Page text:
The Patient with Abdominal Aortic Aneurysm

  • Raghubar P. Badola


An 86-year-old man presented in the Emergency Room with a chief complaint of dull abdominal pain radiating to both flanks. He had been treated for hypertension for 25 years and at the time of admission he was taking propranolol 40 mg twice daily, hydrochlorothiazide 25 mg on alternate days, and alphamethyldopa 250 mg daily.

The patient reported chest pain on climbing one flight of stairs, relieved promptly by sublingual nitroglycerin. Although the patient had been informed that he had hyperglycemia, he was not on any medication to control his blood sugar. He had been admitted to the hospital 6 months earlier with a transient ischemic attack that resolved without evidence of neurologic deficit.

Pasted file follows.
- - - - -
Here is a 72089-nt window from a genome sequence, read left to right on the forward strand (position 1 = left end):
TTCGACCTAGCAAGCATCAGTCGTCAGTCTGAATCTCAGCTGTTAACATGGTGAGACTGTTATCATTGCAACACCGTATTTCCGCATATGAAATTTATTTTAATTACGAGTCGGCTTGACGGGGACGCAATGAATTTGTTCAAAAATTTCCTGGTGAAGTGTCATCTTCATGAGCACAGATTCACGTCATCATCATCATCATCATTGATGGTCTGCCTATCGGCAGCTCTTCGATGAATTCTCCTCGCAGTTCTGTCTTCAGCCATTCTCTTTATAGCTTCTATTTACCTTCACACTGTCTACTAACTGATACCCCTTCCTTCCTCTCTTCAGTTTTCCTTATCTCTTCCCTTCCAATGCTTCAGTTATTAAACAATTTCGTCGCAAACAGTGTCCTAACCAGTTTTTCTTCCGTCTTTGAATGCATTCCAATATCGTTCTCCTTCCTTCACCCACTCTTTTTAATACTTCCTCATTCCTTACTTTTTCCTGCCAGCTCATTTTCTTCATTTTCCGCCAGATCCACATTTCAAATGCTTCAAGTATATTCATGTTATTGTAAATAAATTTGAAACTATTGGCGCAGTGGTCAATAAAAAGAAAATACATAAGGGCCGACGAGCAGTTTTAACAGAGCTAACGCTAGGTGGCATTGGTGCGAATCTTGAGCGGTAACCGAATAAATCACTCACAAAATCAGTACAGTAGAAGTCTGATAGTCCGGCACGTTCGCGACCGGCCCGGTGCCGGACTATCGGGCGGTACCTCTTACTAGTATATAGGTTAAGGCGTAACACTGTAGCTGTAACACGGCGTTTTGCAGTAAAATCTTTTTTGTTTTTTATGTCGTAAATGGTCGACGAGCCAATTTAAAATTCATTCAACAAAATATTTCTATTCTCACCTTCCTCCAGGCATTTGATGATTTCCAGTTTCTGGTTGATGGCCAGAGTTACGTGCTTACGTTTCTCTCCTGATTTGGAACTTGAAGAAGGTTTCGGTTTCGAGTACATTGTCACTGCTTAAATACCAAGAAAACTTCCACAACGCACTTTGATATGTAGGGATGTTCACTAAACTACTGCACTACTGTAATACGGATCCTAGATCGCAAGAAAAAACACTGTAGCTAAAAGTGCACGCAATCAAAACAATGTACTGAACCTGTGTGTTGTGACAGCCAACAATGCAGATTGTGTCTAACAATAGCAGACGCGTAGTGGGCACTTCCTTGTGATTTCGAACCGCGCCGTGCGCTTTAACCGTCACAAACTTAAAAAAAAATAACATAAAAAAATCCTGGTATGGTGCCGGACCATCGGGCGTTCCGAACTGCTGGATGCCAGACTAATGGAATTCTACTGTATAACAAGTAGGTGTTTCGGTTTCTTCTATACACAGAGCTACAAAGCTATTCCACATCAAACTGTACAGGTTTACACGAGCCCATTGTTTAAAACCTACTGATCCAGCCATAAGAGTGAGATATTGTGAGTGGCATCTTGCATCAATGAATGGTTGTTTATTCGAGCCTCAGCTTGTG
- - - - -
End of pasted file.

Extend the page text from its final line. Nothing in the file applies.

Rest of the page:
Blood pressure was 160/100 mmHg, pulse 86/min and regular laboratory findings were as follows: hematocrit 31%, hemoglobin 10.2 gm, white blood cell count 9700/mm3; serum electrolytes—potassium 3.0 mEq/l, sodium 135 mEq/l, chloride 101/mEq/l; blood glucose 225 mg/dl, BUN 50 mg, creatinine, 2.0 mg. The electrocardiogram showed normal sinus rhythm, with evidence of an old inferior wall infarct. Chest x-ray showed evidence of bilateral basal congestion and mild congestive heart failure.

A diagnosis of abdominal aortic aneurysm was confirmed by ultrasound and CT scan. The patient was scheduled for repair of the aneurysm on a semiemergent basis.


Aortic Aneurysm Abdominal Aortic Aneurysm Abdominal Aortic Aneurysm Severe Coronary Artery Disease Pulmonary Artery Wedge Pressure 
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© Birkhäuser Boston Inc. 1989

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  • Raghubar P. Badola

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